Canadian retail sales rose to a record in May led by new automobile dealers, a rare sign of optimism after weeks of evidence the economy shrank through the first half of the year.
Sales increased 1 percent from the prior month to C$43 billion ($33.1 billion), Statistics Canada said Thursday in Ottawa. The rise exceeded all 18 forecasts in a Bloomberg News economist survey with a median of 0.6 percent.
Consumer spending remains the key driver of the world’s 11th largest economy, where lower energy prices have derailed exports and business investment. The Bank of Canada cut interest rates for the second time this year on July 15, and Thursday’s report won’t undo other signs that output shrank again in the second quarter, economists said.
“Despite the oil shock people are spending,” said Krishen Rangasamy, senior economist at National Bank Financial in Montreal. “It doesn’t change the weakness elsewhere.”
Canada will still probably report output fell for a fifth straight month on July 31, he said. The country’s dollar on Thursday remained close to 2004 lows set on Wednesday, and was up 0.3 percent to C$1.3000 per U.S. dollar at 10:09 a.m. Toronto time.
Sales rose in nine of 11 major categories representing 92 percent of total receipts. After adjusting for price changes the volume of sales rose 0.4 percent.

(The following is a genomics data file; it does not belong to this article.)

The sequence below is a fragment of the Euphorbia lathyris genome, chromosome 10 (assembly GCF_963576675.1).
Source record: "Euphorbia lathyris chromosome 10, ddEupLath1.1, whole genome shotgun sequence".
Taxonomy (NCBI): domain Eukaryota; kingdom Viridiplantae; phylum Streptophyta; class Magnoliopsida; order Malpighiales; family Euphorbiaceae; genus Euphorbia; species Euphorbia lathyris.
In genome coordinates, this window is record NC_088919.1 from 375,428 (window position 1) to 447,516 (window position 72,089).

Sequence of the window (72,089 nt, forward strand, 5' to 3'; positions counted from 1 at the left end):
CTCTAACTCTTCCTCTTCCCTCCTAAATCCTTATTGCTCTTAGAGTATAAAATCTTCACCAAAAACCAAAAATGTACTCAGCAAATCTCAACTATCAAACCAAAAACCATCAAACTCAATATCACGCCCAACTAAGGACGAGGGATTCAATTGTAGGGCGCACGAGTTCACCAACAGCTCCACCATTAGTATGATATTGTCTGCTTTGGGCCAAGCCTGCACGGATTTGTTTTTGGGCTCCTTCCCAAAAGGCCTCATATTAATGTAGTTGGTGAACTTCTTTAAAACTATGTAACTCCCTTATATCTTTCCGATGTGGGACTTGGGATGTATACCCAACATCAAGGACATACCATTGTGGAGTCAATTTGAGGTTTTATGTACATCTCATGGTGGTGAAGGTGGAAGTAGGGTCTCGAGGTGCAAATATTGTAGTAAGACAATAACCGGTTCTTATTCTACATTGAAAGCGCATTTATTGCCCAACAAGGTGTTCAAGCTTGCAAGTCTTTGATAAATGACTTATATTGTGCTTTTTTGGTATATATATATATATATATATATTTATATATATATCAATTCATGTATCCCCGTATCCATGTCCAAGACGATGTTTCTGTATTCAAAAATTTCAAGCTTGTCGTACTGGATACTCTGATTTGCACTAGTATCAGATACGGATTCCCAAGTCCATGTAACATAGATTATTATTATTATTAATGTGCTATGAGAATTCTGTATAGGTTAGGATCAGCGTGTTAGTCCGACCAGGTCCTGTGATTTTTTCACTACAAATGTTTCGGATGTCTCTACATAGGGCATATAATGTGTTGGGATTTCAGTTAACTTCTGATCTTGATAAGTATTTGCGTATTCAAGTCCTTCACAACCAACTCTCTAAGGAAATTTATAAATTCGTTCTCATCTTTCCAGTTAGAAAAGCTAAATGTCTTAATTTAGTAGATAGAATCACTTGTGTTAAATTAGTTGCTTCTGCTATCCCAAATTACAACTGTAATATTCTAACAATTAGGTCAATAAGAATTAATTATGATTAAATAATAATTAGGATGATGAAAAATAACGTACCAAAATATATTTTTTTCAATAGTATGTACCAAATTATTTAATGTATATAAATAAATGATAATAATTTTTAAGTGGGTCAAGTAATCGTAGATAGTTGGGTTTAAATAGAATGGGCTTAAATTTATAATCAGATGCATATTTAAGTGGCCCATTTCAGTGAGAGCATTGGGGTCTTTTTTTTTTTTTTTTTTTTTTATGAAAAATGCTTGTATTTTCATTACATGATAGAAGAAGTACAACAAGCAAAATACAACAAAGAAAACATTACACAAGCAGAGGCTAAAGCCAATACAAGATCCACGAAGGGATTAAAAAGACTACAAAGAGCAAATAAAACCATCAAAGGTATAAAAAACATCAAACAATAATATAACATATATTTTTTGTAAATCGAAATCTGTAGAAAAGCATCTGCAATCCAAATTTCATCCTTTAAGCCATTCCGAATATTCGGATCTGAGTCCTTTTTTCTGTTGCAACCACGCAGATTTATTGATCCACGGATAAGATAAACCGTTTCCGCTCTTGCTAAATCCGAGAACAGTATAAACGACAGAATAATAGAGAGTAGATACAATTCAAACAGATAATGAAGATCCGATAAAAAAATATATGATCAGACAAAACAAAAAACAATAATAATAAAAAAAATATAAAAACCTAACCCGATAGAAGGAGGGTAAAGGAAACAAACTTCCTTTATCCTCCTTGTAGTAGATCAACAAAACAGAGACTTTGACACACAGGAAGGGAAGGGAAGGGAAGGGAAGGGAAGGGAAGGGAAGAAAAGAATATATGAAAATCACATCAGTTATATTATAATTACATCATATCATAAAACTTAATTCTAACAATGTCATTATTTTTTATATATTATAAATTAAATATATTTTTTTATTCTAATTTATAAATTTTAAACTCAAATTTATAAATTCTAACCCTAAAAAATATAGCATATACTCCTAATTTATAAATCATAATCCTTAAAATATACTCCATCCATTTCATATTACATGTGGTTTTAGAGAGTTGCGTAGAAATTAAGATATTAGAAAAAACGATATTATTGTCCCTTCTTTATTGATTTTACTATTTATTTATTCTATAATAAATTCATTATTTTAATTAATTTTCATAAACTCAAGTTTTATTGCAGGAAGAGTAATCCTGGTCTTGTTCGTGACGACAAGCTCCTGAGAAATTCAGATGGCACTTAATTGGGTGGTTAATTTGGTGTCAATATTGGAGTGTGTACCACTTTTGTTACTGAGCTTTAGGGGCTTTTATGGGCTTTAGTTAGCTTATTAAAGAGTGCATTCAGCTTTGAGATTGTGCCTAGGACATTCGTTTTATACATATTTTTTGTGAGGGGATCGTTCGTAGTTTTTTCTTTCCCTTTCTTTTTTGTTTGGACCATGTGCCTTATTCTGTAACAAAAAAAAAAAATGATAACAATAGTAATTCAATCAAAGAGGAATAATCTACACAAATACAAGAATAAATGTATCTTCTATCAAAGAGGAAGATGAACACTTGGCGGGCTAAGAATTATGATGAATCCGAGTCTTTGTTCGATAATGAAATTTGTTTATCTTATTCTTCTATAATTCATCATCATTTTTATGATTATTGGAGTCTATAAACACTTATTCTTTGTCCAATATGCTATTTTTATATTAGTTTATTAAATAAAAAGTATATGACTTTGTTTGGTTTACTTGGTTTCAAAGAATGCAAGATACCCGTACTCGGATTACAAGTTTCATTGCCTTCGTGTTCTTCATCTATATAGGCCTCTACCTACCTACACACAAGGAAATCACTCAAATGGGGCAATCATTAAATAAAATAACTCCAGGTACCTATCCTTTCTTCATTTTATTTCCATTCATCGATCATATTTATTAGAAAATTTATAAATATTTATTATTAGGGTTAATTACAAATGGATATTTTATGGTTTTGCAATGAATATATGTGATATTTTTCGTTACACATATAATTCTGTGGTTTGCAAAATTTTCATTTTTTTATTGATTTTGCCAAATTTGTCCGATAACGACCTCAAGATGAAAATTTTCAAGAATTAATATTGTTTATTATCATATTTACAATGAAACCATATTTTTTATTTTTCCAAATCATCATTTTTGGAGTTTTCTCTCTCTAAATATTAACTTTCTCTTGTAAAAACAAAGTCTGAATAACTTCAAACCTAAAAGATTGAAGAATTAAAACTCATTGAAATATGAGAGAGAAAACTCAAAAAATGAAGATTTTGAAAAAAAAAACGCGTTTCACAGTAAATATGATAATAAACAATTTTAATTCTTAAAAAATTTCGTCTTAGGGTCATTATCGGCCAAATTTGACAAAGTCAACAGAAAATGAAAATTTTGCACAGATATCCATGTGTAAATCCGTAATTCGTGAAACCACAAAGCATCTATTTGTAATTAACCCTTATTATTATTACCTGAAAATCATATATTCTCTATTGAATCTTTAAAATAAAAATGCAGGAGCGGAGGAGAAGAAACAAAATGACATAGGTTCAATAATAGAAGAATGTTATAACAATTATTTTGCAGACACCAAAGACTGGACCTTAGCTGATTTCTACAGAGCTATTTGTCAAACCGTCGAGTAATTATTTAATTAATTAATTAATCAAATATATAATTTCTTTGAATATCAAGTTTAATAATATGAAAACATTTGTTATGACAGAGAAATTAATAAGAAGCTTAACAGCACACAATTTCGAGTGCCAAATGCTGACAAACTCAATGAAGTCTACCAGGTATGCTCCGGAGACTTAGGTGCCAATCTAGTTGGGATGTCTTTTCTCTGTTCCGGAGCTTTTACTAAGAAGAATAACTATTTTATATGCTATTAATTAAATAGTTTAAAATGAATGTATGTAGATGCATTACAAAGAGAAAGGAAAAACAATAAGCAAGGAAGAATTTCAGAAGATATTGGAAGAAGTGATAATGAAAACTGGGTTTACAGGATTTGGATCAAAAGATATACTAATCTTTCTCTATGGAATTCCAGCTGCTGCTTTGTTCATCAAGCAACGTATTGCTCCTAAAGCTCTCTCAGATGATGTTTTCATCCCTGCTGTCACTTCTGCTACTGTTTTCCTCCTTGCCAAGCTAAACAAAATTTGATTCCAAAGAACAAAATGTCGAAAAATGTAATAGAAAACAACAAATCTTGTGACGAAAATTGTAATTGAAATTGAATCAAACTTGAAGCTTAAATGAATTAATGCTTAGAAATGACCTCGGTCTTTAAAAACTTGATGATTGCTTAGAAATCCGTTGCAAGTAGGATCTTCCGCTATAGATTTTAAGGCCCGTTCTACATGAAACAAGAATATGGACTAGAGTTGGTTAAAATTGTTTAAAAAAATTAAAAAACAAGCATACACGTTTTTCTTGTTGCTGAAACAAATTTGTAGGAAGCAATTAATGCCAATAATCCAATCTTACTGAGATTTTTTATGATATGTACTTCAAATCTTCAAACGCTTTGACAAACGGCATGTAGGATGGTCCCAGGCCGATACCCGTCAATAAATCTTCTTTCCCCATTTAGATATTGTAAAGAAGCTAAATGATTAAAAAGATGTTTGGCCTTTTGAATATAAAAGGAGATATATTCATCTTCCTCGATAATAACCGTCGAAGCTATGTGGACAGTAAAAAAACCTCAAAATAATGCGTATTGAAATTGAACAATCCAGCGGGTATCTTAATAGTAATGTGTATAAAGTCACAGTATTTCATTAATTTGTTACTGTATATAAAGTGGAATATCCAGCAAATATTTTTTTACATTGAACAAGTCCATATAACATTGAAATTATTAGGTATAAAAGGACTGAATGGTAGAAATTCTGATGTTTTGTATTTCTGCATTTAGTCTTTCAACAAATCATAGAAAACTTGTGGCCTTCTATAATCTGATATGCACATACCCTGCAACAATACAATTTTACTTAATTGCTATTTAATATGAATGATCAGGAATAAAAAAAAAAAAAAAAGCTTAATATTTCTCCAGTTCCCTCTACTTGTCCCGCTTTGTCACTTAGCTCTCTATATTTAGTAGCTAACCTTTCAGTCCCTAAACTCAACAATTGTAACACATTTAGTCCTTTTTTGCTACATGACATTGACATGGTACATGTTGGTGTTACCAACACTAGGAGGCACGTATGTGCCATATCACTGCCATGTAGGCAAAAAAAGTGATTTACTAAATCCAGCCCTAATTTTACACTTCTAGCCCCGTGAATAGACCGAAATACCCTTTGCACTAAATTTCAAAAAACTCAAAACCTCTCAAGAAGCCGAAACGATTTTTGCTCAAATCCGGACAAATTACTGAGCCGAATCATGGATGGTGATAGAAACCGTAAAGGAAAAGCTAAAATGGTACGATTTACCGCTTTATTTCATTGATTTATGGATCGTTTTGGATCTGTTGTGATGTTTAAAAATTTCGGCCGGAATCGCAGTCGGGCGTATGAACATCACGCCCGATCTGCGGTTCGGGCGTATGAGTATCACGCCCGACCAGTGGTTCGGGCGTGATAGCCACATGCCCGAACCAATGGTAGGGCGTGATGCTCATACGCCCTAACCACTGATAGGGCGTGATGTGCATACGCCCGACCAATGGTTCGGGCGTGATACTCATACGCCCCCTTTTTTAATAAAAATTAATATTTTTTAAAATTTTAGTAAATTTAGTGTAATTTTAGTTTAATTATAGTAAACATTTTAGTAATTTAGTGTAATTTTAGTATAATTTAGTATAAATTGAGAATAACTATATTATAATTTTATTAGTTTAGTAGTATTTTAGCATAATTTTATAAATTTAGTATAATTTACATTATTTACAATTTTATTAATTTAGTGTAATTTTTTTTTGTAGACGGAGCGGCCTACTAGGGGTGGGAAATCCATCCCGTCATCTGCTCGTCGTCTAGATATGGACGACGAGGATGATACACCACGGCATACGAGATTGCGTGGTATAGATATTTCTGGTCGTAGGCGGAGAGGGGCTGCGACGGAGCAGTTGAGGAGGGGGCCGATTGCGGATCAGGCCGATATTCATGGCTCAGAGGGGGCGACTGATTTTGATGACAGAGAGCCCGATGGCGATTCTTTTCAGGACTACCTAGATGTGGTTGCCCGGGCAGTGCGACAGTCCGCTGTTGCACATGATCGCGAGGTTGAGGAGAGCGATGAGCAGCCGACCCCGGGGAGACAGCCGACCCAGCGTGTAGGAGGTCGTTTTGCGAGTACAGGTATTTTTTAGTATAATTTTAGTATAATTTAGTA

New car sales rose for a fourth straight month, increasing 2 percent to C$8.6 billion. Sales of used cars dropped 1.2 percent.
Gasoline stations reported a 1.9 percent increase in sales. Electronic and appliance store receipts rose 6.1 percent and at building material and garden supply stores they gained 1.9 percent.
“While not a big upside surprise, the mildly encouraging retail results break a run of sour news for the Canadian economy,” Doug Porter, chief economist at BMO Capital Markets in Toronto, wrote in a note to clients. “The decent result also plays up the fact that the consumer is still doing its job --- now the economy needs some serious help from non-resource exports.”
In a separate release, Statistics Canada reported a 10.4 percent increase in the number of jobless benefits beneficiaries in Alberta, another sign of the damage from last year’s plunge in crude oil prices. Nationwide, beneficiaries increased 0.9 percent. Unemployment insurance recipients in the western province have increased for seven consecutive months and have climbed by 61.3 percent since May 2014.
The Bank of Canada reduced its 2015 gross domestic product forecast by almost half to 1.1 percent last week, and cut its key interest rate to 0.5 percent, the second downward move this year. It blamed the weakness on damage from an oil-price shock and the “puzzling” lack of a rebound in non-energy exports.